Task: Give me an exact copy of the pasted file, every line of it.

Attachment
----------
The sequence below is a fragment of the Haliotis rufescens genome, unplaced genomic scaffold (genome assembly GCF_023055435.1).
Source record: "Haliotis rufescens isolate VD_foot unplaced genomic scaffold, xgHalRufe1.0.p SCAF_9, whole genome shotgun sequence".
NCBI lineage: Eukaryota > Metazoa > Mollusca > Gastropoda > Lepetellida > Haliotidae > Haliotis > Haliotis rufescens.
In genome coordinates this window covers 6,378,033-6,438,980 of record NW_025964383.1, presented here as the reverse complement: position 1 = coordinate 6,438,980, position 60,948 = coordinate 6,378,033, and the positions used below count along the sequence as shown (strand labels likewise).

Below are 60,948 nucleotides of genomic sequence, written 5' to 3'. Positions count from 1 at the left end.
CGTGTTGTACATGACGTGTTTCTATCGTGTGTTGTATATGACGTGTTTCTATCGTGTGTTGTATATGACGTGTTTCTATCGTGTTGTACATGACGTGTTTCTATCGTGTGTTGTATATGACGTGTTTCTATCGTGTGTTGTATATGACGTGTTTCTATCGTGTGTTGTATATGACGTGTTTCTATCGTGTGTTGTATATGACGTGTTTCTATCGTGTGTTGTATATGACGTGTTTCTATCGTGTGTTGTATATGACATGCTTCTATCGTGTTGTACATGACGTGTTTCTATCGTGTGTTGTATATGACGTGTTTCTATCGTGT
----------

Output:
The sequence below is a fragment of the Haliotis rufescens genome, unplaced genomic scaffold (genome assembly GCF_023055435.1).
Source record: "Haliotis rufescens isolate VD_foot unplaced genomic scaffold, xgHalRufe1.0.p SCAF_9, whole genome shotgun sequence".
NCBI lineage: Eukaryota > Metazoa > Mollusca > Gastropoda > Lepetellida > Haliotidae > Haliotis > Haliotis rufescens.
In genome coordinates this window covers 6,378,033-6,438,980 of record NW_025964383.1, presented here as the reverse complement: position 1 = coordinate 6,438,980, position 60,948 = coordinate 6,378,033, and the positions used below count along the sequence as shown (strand labels likewise).

Below are 60,948 nucleotides of genomic sequence, written 5' to 3'. Positions count from 1 at the left end.
CGTGTTGTACATGACGTGTTTCTATCGTGTGTTGTATATGACGTGTTTCTATCGTGTGTTGTATATGACGTGTTTCTATCGTGTTGTACATGACGTGTTTCTATCGTGTGTTGTATATGACGTGTTTCTATCGTGTGTTGTATATGACGTGTTTCTATCGTGTGTTGTATATGACGTGTTTCTATCGTGTGTTGTATATGACGTGTTTCTATCGTGTGTTGTATATGACGTGTTTCTATCGTGTGTTGTATATGACATGCTTCTATCGTGTTGTACATGACGTGTTTCTATCGTGTGTTGTATATGACGTGTTTCTATCGTGT